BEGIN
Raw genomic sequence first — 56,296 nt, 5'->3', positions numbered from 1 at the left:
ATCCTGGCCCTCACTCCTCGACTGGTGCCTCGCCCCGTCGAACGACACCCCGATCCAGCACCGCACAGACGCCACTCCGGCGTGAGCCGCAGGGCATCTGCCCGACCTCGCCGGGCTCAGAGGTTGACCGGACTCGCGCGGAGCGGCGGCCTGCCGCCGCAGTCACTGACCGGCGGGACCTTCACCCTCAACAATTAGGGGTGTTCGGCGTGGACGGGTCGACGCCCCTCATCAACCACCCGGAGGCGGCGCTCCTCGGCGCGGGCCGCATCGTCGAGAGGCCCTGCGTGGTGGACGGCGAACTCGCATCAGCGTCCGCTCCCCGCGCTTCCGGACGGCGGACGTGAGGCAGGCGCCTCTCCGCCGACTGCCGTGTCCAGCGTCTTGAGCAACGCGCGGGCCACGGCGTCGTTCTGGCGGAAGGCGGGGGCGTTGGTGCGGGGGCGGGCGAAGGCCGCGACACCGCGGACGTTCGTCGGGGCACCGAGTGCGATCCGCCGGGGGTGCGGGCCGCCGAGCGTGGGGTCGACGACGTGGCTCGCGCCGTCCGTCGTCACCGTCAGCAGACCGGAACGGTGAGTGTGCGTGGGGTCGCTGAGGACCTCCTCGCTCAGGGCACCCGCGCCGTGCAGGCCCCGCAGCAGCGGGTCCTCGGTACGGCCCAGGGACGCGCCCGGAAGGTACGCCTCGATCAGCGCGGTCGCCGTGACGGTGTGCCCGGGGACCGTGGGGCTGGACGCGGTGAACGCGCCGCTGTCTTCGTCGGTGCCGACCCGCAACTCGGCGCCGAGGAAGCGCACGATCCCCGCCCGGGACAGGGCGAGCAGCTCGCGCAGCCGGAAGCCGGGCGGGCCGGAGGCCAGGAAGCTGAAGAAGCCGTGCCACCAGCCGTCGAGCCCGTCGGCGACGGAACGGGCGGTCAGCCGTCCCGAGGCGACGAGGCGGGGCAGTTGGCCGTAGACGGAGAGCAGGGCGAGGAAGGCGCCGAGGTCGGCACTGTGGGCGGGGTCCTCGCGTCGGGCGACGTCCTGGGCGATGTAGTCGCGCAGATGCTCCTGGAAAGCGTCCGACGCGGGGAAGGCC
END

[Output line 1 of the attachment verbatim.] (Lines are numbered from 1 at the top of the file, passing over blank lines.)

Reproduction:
Raw genomic sequence first — 56,296 nt, 5'->3', positions numbered from 1 at the left: